Many companies use co-located data centers to store their hardware. In some cases (like the colo we at DCAC use) you pay for power, cooling, and a connection to the internet. There is no expectation of added services other than those three things. In other cases, companies like Rackspace or Level 3 are what are known as managed service providers (note: I’m not talking about Rackspace or Level 3 in this post, I’m not going to name the guilty party, but if you want to know, you can reach me privately). Managed service providers offer solutions like shared storage, network management, and other value added services beyond just a space for your servers.
Enter the Cloud
So Microsoft and Amazon are effectively playing in this space with their IaaS offerings. There’s a big difference, however, as the cloud providers have invested a great deal of money in automation. The same customer I’m talking about in today’s post has some Azure VMs that we are deploying. I built and VM and allocated 3 TB of SSD storage in about 10 minutes this morning. Pretty slick operation–I’m fairly certain when I ran the PowerShell to deploy the VM, there was no person who got up to do anything. When I added the storage, I’m pretty sure no SAN zoning took place, and if it did, it was a few lines of code. We had previously stayed away from Azure because it’s not the most cost effective solution for very large workloads (Colo’s tend to have slightly better pricing on big boxes, but you get nickled and dimed on other things.
When Your Colo Sucks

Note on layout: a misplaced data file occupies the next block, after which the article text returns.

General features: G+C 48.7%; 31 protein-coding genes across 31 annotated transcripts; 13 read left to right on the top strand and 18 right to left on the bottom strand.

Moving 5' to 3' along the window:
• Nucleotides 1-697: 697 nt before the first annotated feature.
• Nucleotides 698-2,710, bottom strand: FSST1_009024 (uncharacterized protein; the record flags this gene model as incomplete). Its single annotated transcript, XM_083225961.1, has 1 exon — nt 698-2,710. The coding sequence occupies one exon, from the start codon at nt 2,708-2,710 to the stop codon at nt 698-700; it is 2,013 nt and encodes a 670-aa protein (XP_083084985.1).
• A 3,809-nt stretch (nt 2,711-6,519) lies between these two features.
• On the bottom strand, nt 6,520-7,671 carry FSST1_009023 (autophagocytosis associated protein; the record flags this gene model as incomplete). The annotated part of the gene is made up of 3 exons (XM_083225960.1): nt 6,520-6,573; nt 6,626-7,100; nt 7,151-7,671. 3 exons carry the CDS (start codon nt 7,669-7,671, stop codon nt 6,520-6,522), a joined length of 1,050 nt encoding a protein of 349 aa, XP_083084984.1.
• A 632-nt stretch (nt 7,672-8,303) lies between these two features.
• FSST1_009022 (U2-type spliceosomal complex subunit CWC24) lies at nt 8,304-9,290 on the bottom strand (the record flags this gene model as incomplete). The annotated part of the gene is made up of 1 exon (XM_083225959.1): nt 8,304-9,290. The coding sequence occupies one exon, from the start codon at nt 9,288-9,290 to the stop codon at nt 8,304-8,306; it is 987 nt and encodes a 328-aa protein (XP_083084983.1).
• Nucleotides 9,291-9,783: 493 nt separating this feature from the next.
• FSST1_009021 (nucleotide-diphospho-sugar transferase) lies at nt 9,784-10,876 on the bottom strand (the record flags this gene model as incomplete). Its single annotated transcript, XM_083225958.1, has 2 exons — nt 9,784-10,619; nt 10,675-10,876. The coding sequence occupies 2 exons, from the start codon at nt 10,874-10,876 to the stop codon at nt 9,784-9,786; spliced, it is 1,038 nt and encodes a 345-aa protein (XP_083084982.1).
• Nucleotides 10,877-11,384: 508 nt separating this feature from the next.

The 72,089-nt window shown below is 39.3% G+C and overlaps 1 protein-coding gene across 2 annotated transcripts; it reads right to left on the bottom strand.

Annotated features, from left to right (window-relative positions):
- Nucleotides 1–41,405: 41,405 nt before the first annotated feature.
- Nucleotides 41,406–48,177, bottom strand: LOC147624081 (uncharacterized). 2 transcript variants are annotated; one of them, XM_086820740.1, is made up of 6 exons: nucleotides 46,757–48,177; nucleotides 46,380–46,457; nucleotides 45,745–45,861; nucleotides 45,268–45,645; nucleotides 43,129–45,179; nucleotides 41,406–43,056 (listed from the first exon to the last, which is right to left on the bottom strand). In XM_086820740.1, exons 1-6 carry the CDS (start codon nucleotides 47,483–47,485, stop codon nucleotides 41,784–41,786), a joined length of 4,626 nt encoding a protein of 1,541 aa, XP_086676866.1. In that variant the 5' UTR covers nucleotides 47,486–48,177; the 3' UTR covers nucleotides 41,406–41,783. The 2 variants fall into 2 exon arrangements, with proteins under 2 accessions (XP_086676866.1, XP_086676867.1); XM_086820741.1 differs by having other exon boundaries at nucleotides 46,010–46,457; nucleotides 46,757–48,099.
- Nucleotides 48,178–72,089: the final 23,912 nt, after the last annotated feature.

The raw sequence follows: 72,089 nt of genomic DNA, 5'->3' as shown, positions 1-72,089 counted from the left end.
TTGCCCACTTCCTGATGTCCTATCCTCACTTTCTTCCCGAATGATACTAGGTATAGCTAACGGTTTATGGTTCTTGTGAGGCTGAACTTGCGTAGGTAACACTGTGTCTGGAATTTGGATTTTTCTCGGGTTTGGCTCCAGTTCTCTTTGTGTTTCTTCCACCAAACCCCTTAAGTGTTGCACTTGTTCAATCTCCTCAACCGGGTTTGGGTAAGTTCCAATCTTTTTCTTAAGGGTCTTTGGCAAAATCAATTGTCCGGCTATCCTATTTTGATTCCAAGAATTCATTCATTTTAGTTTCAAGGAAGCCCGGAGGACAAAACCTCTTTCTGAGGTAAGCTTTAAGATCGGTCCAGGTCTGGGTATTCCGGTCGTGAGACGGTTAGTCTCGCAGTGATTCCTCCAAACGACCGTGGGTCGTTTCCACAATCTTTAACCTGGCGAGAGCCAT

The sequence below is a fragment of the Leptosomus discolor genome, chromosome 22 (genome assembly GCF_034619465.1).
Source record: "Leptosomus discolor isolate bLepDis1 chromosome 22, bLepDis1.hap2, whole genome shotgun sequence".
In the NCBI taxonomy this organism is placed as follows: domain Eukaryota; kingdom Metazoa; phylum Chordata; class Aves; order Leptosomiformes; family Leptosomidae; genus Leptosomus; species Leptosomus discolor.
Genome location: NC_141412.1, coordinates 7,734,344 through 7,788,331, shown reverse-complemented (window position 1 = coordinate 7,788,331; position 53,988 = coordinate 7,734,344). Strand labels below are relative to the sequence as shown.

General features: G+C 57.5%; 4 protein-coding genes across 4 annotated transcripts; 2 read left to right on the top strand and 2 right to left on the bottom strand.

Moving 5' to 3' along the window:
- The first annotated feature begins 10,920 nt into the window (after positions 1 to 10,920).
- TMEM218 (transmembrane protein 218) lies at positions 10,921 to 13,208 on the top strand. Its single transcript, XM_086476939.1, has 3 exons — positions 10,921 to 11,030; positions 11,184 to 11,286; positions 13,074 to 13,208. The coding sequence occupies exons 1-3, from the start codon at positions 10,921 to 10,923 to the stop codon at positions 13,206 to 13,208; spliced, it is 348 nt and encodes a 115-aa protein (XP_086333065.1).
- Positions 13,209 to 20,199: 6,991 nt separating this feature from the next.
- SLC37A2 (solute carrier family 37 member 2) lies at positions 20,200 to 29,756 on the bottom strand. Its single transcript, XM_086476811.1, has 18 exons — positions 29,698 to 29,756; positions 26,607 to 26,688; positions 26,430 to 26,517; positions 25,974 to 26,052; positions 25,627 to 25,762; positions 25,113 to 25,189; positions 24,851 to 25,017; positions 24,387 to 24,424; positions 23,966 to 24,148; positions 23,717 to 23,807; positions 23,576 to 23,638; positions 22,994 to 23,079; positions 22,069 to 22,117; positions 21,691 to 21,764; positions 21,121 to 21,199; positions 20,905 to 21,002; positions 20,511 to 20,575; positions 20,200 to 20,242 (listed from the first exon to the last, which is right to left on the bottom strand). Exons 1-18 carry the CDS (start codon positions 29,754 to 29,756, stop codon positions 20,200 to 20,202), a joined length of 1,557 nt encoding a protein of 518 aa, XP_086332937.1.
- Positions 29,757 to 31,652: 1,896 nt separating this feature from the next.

So I have two different work streams going with the colo right now. One of which is to configure a site-to-site VPN to Azure. This should be a simple operation, however it took over a week to get in place, and only after I sent the colo the Cisco instructions on how to configure the VPN were they able to tell me that the Cisco device they had didn’t support the latest route-based VPN in Azure. So we finally get up and running, and then we discover that we can’t get the Azure VMs from certain on-prem subnets. We ask them to make a change to add those subnets and they completely break our connection. Awesome.
The other workstream is a cluster upgrade. I wanted a new cluster node and storage, so we didn’t have to do an in-place upgrade. We started this process like 3 weeks ago, hoping to do the migration on black Friday. We had a call today to review the configuration. Turns out they had nothing in place, and aren’t even sure they can get a server deployed by NEXT FRIDAY (YES–10 days to deploy a server, your job is deploy servers). I heard lots of excuses like, we aren’t working Thurs/Fri, and we have to connect to two different SANs, we might not have that fibre in stock. It wasn’t my place to yell WHAT THE EVERLOVING $%^^ on the call, so I started live tweeting. Because that’s ridiculous. Managing and deploying infrastructure was what I did for a living, and I wouldn’t have a job if it took 10 days to deploy a server, and that wasn’t my only job. That really is the colo’s only job. How the #$%^ do you not have fibre in stock? Seriously? My lab at Comcast had all the fibre I could possibly need.
Edited to add this:
This is after last month when they confused SAN snapshots with SAN clones (when it takes 4 hours to recover from a “snapshot” it’s a clone) and presented production cluster storage (that was in use) to a new node. Awesome!!!
Why the Cloud will Ultimately Win
Basically, when it comes to repetitive tasks like deploying OSs and setting up storage, software is way better than humans. Yeah, you need smart engineers and good design, but Azure and AWS are already 90% of the way there. Also, there service levels and response times are much better, because everything is standardized and makes troubleshooting and automating much easier.